Skip to content

Maintenance and painting – two incidents

What happened

A member reports two incidents in which something went wrong owing to failures in the maintenance process.

Incident 1: Material failure during lowering of lifeboat

During lowering of a lifeboat, a small shackle broke. The shackle held the upper sheave guiding the brake release wire, resulting in the sheave falling down on top of the lower sheave. This caused the brake handle not to fall into brake position, with the consequence that the lifeboat did not stop lowering but kept on going down.

What went right

The situation did not get out of control: the officer on deck took over control and applied force on the brake handle to stop the boat going any further down.  There were no injuries in either incident.

Brake release wire drum overpainted

What went wrong

Investigation showed that that the brake release wire drum was stuck/not turning, apparently due to there being an excessive amount of paint (see illustration) applied during the recently done maintenance. Once the paint was removed, the drum could be easily moved by hand.

Incident 2: Damaged sheave due to main hoist high hook failure

The main hoist hook block overshot the highest position alarm and ran into the sheaves from the main runner under the jib. The jib was lifted by the force of the main runner and the crane stopped automatically when the slack wire alarm of the topping wire was activated.

What went wrong

Investigation showed that one of the runner sheaves underneath the jib was bent slightly and unable to move freely. During the inspection of the high hook alarm, it was discovered that the flat bar (see illustration) in front of the sensor was not moving. It was stuck in place because of dry paint from maintenance that morning.

Further, the crane operator did not pay sufficient attention when working near the limits of the crane, not looking up to the hook.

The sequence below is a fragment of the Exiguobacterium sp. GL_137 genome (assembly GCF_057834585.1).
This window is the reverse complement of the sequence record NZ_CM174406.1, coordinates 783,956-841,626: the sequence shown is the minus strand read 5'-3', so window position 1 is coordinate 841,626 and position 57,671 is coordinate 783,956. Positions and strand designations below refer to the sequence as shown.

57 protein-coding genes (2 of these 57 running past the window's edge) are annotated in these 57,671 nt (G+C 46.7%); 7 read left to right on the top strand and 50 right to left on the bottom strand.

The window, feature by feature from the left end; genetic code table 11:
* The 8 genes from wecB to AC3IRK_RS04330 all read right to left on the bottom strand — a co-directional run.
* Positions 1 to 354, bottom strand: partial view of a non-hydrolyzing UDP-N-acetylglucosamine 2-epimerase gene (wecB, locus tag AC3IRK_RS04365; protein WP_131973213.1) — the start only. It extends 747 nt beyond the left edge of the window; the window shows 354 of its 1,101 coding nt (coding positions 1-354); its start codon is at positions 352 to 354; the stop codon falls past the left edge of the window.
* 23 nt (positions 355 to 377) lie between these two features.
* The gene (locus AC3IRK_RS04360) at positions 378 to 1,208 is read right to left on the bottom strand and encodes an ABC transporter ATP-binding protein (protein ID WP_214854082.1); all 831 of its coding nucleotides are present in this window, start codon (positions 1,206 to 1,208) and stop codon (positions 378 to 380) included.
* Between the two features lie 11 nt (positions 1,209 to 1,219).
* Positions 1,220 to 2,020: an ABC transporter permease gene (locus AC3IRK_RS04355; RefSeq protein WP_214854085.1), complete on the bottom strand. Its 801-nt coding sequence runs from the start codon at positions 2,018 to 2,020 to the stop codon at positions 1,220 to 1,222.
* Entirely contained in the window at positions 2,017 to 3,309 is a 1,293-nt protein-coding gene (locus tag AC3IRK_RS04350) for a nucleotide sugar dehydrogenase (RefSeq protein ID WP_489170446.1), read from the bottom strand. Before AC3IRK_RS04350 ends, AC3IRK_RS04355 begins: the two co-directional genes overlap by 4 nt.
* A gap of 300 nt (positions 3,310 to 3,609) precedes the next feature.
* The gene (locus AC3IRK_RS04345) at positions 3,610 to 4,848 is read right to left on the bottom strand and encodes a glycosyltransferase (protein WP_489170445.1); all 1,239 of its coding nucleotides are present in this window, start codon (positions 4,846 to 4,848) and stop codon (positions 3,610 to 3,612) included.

High hook alarm flat bar
Damaged sheave


  • The damaged sheave was reshaped.  Thorough examination of the sheave surface and inspection by means of dye penetration testing showed that there were no cracks;
  • Ensure close monitoring the crane movements after each order given and when working near any of the crane limits;
  • Test alarms after maintenance on the crane;
  • After maintenance/painting check that all equipment parts are still movable and fully operational.

Members may wish to refer to:

IMCA Safety Flashes summarise key safety matters and incidents, allowing lessons to be more easily learnt for the benefit of all. The effectiveness of the IMCA Safety Flash system depends on Members sharing information and so avoiding repeat incidents. Please consider adding [email protected] to your internal distribution list for safety alerts or manually submitting information on incidents you consider may be relevant. All information is anonymised or sanitised, as appropriate.

IMCA’s store terms and conditions ( apply to all downloads from IMCA’s website, including this document.

IMCA makes every effort to ensure the accuracy and reliability of the data contained in the documents it publishes, but IMCA shall not be liable for any guidance and/or recommendation and/or statement herein contained. The information contained in this document does not fulfil or replace any individual’s or Member's legal, regulatory or other duties or obligations in respect of their operations. Individuals and Members remain solely responsible for the safe, lawful and proper conduct of their operations.